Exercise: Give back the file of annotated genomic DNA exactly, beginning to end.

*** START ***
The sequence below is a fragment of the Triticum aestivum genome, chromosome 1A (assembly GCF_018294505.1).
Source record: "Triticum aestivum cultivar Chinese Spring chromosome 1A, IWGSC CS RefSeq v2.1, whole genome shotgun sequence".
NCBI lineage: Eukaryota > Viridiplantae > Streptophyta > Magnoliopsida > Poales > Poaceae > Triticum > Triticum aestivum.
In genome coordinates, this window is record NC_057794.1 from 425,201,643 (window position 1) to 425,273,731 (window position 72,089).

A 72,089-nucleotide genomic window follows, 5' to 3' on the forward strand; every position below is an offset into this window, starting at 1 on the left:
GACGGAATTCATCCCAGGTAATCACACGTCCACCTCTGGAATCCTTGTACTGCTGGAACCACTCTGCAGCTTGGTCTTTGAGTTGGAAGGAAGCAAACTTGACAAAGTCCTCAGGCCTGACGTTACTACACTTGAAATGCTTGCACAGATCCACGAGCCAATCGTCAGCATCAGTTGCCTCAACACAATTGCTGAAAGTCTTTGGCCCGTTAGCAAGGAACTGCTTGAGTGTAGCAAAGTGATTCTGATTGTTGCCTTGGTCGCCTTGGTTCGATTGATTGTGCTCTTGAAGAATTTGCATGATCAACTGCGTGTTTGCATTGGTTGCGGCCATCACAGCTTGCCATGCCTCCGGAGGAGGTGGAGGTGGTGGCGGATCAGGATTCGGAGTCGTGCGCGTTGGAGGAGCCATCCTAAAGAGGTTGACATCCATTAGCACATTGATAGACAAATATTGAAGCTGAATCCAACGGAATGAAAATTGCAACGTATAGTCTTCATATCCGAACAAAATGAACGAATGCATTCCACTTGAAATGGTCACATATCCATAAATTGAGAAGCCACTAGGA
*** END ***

The sequence below is a fragment of the Triticum aestivum genome, chromosome 1A (assembly GCF_018294505.1).
Source record: "Triticum aestivum cultivar Chinese Spring chromosome 1A, IWGSC CS RefSeq v2.1, whole genome shotgun sequence".
NCBI lineage: Eukaryota > Viridiplantae > Streptophyta > Magnoliopsida > Poales > Poaceae > Triticum > Triticum aestivum.
In genome coordinates, this window is record NC_057794.1 from 425,201,643 (window position 1) to 425,273,731 (window position 72,089).

A 72,089-nucleotide genomic window follows, 5' to 3' on the forward strand; every position below is an offset into this window, starting at 1 on the left:
GACGGAATTCATCCCAGGTAATCACACGTCCACCTCTGGAATCCTTGTACTGCTGGAACCACTCTGCAGCTTGGTCTTTGAGTTGGAAGGAAGCAAACTTGACAAAGTCCTCAGGCCTGACGTTACTACACTTGAAATGCTTGCACAGATCCACGAGCCAATCGTCAGCATCAGTTGCCTCAACACAATTGCTGAAAGTCTTTGGCCCGTTAGCAAGGAACTGCTTGAGTGTAGCAAAGTGATTCTGATTGTTGCCTTGGTCGCCTTGGTTCGATTGATTGTGCTCTTGAAGAATTTGCATGATCAACTGCGTGTTTGCATTGGTTGCGGCCATCACAGCTTGCCATGCCTCCGGAGGAGGTGGAGGTGGTGGCGGATCAGGATTCGGAGTCGTGCGCGTTGGAGGAGCCATCCTAAAGAGGTTGACATCCATTAGCACATTGATAGACAAATATTGAAGCTGAATCCAACGGAATGAAAATTGCAACGTATAGTCTTCATATCCGAACAAAATGAACGAATGCATTCCACTTGAAATGGTCACATATCCATAAATTGAGAAGCCACTAGGA